Yes, we know about your xenophobia, so screwing “foreigners” is first and foremost on your to-do list. I guess hurting Chinese people as a byproduct is a price you’re willing to pay…or at least a price you’re willing to see Chinese people pay, since you’re conveniently not one of them.

December 22, 2011 @ 3:03 am | Comment

Richard, even taking China’s absolute highest current estimate in GDP in purchasing power (around $15t in 2011), that’s still not 10% growth compounded over 40 years. Growth certainly will have slowed even in his model.

That said I’m reading the article out of curiosity.

December 22, 2011 @ 3:06 am | Comment

Compounded until year ’40**

December 22, 2011 @ 3:06 am | Comment

SK Cheung
“few Chinese households are deep in debt” is a useless statement. What is few? What is deep in debt?

I should have said “the average Chinese household” has 0 debt. I stated it lightly because “no one in China has any debt” is clearly not true.

Chinese people may not have to walk away from mortgages, but they’ll still be taking a hit essentially to their savings.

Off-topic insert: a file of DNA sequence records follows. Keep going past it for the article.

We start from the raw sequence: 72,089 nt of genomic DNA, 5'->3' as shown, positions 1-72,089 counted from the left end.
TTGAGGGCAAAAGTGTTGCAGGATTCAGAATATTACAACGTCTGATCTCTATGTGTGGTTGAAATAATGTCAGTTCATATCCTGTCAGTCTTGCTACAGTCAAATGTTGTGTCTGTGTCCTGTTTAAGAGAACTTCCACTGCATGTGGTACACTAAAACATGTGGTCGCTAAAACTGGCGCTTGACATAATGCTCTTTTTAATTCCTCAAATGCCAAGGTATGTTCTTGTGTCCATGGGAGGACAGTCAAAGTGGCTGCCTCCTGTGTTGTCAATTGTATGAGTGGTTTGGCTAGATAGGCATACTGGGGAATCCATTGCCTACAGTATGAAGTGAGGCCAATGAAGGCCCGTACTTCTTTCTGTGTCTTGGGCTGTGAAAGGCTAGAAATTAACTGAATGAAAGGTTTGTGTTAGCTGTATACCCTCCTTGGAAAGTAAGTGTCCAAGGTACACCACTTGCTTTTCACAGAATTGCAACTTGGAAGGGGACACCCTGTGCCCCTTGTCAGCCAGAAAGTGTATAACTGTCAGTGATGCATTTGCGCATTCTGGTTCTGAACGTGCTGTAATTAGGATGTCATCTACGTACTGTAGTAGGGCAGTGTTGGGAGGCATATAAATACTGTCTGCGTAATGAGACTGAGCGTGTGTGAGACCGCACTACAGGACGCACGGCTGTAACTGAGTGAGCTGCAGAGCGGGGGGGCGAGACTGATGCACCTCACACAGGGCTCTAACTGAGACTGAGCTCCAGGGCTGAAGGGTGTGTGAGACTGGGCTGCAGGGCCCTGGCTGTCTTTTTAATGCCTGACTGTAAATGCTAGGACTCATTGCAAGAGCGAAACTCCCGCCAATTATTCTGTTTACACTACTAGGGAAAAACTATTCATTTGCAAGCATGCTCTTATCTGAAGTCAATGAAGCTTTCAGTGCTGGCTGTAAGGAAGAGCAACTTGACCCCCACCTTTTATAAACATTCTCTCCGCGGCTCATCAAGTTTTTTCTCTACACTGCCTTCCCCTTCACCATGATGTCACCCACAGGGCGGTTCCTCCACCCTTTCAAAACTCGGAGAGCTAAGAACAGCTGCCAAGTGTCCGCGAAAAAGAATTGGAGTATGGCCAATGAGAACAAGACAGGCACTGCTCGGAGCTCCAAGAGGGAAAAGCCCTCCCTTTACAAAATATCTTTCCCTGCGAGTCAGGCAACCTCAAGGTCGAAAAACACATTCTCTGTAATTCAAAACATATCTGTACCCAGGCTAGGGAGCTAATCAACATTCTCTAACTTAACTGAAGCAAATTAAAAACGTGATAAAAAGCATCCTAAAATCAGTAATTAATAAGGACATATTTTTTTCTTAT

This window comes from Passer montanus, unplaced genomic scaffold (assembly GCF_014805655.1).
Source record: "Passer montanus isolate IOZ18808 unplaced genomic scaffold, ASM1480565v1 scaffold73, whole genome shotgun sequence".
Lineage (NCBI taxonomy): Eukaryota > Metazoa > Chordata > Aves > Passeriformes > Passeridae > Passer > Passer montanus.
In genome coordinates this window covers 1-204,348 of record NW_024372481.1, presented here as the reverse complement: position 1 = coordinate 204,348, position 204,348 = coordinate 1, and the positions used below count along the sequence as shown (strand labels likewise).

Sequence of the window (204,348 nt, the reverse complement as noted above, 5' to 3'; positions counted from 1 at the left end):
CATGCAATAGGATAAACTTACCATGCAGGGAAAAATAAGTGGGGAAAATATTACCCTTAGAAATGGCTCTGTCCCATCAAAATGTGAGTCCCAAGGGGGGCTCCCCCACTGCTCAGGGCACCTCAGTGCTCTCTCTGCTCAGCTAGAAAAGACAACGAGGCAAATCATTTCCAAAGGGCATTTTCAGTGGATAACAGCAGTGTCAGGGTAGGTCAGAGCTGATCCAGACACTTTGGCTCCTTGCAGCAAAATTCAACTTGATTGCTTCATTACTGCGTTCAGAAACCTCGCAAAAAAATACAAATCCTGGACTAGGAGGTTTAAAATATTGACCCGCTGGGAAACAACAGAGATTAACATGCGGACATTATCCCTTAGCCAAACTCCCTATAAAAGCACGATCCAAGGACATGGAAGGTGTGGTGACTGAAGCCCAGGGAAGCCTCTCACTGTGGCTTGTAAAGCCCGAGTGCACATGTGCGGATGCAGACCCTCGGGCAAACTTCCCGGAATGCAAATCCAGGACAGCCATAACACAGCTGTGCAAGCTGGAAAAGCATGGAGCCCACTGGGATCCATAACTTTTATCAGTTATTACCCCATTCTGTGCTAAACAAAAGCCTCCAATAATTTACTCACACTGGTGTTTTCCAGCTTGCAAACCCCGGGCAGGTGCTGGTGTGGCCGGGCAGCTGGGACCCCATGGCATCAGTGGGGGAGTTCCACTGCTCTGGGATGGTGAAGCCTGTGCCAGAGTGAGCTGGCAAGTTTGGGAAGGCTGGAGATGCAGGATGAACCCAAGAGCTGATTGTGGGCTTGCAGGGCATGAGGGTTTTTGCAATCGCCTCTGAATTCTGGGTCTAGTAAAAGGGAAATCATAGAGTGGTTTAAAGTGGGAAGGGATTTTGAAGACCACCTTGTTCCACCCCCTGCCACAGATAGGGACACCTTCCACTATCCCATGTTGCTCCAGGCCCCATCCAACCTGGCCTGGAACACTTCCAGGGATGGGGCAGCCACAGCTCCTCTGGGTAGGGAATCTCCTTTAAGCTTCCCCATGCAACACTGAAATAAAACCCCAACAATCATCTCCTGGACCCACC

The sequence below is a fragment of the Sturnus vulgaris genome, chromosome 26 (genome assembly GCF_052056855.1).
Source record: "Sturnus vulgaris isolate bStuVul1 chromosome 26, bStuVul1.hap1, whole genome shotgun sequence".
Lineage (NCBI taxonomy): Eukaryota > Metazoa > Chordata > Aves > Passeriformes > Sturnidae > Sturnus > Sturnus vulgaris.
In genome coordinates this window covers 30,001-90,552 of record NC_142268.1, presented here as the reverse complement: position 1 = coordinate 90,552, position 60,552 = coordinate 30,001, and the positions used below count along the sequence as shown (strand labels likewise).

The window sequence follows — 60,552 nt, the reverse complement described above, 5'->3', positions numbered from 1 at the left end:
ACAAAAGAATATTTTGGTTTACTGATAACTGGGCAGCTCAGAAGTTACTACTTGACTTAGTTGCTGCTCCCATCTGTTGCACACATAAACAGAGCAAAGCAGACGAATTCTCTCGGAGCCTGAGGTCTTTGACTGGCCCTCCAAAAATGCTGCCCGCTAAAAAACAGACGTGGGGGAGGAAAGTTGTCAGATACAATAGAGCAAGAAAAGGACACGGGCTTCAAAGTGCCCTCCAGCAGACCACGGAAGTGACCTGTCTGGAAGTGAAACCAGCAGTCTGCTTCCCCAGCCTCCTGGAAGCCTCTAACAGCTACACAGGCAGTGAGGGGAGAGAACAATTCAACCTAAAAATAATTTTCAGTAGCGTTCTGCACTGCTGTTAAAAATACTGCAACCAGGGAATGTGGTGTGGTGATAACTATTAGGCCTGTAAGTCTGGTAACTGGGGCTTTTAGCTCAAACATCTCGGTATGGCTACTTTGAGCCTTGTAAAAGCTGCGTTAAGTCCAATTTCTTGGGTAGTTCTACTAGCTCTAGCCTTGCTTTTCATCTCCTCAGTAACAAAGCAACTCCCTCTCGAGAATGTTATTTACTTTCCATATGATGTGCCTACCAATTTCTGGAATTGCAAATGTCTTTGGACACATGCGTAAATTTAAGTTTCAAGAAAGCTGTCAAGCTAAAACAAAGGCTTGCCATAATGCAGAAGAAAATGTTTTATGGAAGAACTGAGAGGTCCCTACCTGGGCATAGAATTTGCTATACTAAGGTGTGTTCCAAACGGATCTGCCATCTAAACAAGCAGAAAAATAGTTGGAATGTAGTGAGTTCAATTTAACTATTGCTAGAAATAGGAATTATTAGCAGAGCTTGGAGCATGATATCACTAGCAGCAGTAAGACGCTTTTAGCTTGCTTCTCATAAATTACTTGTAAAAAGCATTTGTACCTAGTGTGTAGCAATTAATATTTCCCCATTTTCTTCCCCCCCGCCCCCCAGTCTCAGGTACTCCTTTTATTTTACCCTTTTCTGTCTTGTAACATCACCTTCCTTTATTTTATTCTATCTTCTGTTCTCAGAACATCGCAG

Most Chinese people are not speculating. If “overbuilt” cities take a hit, everyone who doesn’t own something now has more options on the table. If you’re implying that you’re going to see 30-50% drops in price at the rural level I would like to see the data. This isn’t a challenge, just curiosity.

I guess hurting Chinese people as a byproduct is a price you’re willing to pay…or at least a price you’re willing to see Chinese people pay, since you’re conveniently not one of them.

It doesn’t “hurt Chinese people”. It’s destabilizing, but in the long run there is no net loss to the “Chinese people” as a whole, especially not the poor or the middle class. When greedy foreign speculators lose their money in the Chinese market, the Chinese people gain as the raw materials and labor are partially covered by the funds.

December 22, 2011 @ 3:10 am | Comment

A bit off-topic, but definitely adjacent to the discussion.

Talk about an absolute recipe for disaster and a sign of desperation.

http://www.google.com/hostednews/afp/article/ALeqM5j3B1zjKLIsOBJigKeJMQaNNdjEHg?docId=CNG.ea8fa14ec58d32430d4daba1f88f4a9e.a21

Pension funds to be be invested in shares by local govt.

“Nearly all the pension funds in the world invest in the stock market,” Dai was quoted saying.